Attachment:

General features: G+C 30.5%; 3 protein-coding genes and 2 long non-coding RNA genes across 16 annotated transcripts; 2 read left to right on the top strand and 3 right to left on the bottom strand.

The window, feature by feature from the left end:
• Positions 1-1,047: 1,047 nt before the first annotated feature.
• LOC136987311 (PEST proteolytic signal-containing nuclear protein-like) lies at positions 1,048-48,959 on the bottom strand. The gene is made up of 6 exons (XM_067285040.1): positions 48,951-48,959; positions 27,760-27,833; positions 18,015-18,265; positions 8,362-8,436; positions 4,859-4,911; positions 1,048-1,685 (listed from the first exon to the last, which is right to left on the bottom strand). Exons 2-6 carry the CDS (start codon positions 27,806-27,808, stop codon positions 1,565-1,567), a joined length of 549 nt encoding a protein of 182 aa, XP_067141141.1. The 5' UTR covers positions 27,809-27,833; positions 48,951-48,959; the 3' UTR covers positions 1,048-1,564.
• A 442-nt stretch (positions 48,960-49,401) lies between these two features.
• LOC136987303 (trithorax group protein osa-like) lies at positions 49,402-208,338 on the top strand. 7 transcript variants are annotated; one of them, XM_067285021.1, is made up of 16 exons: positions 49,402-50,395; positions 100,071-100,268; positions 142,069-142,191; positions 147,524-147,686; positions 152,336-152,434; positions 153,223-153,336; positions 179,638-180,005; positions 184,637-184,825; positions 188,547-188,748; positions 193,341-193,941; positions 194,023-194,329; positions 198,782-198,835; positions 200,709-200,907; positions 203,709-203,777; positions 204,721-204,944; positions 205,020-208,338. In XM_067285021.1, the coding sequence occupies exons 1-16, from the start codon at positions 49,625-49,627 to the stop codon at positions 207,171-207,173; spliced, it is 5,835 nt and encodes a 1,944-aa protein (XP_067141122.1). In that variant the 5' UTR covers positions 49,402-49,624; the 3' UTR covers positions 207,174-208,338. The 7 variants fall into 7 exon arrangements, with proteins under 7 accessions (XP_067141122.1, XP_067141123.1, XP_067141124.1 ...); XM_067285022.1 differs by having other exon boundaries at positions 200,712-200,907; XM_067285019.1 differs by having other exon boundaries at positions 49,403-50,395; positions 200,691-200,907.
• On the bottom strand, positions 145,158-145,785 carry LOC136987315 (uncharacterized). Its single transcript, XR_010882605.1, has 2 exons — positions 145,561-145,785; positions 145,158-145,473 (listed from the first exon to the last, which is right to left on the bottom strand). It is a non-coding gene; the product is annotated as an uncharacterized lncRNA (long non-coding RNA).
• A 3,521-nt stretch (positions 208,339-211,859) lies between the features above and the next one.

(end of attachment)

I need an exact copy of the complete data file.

General features: G+C 30.5%; 3 protein-coding genes and 2 long non-coding RNA genes across 16 annotated transcripts; 2 read left to right on the top strand and 3 right to left on the bottom strand.

The window, feature by feature from the left end:
• Positions 1-1,047: 1,047 nt before the first annotated feature.
• LOC136987311 (PEST proteolytic signal-containing nuclear protein-like) lies at positions 1,048-48,959 on the bottom strand. The gene is made up of 6 exons (XM_067285040.1): positions 48,951-48,959; positions 27,760-27,833; positions 18,015-18,265; positions 8,362-8,436; positions 4,859-4,911; positions 1,048-1,685 (listed from the first exon to the last, which is right to left on the bottom strand). Exons 2-6 carry the CDS (start codon positions 27,806-27,808, stop codon positions 1,565-1,567), a joined length of 549 nt encoding a protein of 182 aa, XP_067141141.1. The 5' UTR covers positions 27,809-27,833; positions 48,951-48,959; the 3' UTR covers positions 1,048-1,564.
• A 442-nt stretch (positions 48,960-49,401) lies between these two features.
• LOC136987303 (trithorax group protein osa-like) lies at positions 49,402-208,338 on the top strand. 7 transcript variants are annotated; one of them, XM_067285021.1, is made up of 16 exons: positions 49,402-50,395; positions 100,071-100,268; positions 142,069-142,191; positions 147,524-147,686; positions 152,336-152,434; positions 153,223-153,336; positions 179,638-180,005; positions 184,637-184,825; positions 188,547-188,748; positions 193,341-193,941; positions 194,023-194,329; positions 198,782-198,835; positions 200,709-200,907; positions 203,709-203,777; positions 204,721-204,944; positions 205,020-208,338. In XM_067285021.1, the coding sequence occupies exons 1-16, from the start codon at positions 49,625-49,627 to the stop codon at positions 207,171-207,173; spliced, it is 5,835 nt and encodes a 1,944-aa protein (XP_067141122.1). In that variant the 5' UTR covers positions 49,402-49,624; the 3' UTR covers positions 207,174-208,338. The 7 variants fall into 7 exon arrangements, with proteins under 7 accessions (XP_067141122.1, XP_067141123.1, XP_067141124.1 ...); XM_067285022.1 differs by having other exon boundaries at positions 200,712-200,907; XM_067285019.1 differs by having other exon boundaries at positions 49,403-50,395; positions 200,691-200,907.
• On the bottom strand, positions 145,158-145,785 carry LOC136987315 (uncharacterized). Its single transcript, XR_010882605.1, has 2 exons — positions 145,561-145,785; positions 145,158-145,473 (listed from the first exon to the last, which is right to left on the bottom strand). It is a non-coding gene; the product is annotated as an uncharacterized lncRNA (long non-coding RNA).
• A 3,521-nt stretch (positions 208,339-211,859) lies between the features above and the next one.